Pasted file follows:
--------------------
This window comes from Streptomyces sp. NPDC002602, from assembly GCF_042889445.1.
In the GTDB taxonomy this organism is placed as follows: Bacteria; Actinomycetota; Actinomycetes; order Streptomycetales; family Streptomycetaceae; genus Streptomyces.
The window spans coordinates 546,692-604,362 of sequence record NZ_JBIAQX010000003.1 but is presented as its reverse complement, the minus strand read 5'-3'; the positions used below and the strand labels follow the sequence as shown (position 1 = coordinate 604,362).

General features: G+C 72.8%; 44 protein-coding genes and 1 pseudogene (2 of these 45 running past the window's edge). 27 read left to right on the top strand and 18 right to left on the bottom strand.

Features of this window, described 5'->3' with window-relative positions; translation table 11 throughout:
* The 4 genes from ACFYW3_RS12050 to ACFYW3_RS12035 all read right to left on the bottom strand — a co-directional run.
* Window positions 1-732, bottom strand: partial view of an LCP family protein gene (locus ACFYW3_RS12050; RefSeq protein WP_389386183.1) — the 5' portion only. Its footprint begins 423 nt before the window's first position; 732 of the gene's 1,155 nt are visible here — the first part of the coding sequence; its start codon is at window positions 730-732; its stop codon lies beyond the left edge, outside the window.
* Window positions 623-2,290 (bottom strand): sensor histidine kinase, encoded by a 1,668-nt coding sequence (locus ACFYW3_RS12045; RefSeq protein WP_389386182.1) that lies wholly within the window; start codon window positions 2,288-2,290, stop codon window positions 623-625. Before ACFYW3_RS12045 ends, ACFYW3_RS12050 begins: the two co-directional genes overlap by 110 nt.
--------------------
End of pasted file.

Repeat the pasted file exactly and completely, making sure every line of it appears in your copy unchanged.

This window comes from Streptomyces sp. NPDC002602, from assembly GCF_042889445.1.
In the GTDB taxonomy this organism is placed as follows: Bacteria; Actinomycetota; Actinomycetes; order Streptomycetales; family Streptomycetaceae; genus Streptomyces.
The window spans coordinates 546,692-604,362 of sequence record NZ_JBIAQX010000003.1 but is presented as its reverse complement, the minus strand read 5'-3'; the positions used below and the strand labels follow the sequence as shown (position 1 = coordinate 604,362).

General features: G+C 72.8%; 44 protein-coding genes and 1 pseudogene (2 of these 45 running past the window's edge). 27 read left to right on the top strand and 18 right to left on the bottom strand.

Features of this window, described 5'->3' with window-relative positions; translation table 11 throughout:
* The 4 genes from ACFYW3_RS12050 to ACFYW3_RS12035 all read right to left on the bottom strand — a co-directional run.
* Window positions 1-732, bottom strand: partial view of an LCP family protein gene (locus ACFYW3_RS12050; RefSeq protein WP_389386183.1) — the 5' portion only. Its footprint begins 423 nt before the window's first position; 732 of the gene's 1,155 nt are visible here — the first part of the coding sequence; its start codon is at window positions 730-732; its stop codon lies beyond the left edge, outside the window.
* Window positions 623-2,290 (bottom strand): sensor histidine kinase, encoded by a 1,668-nt coding sequence (locus ACFYW3_RS12045; RefSeq protein WP_389386182.1) that lies wholly within the window; start codon window positions 2,288-2,290, stop codon window positions 623-625. Before ACFYW3_RS12045 ends, ACFYW3_RS12050 begins: the two co-directional genes overlap by 110 nt.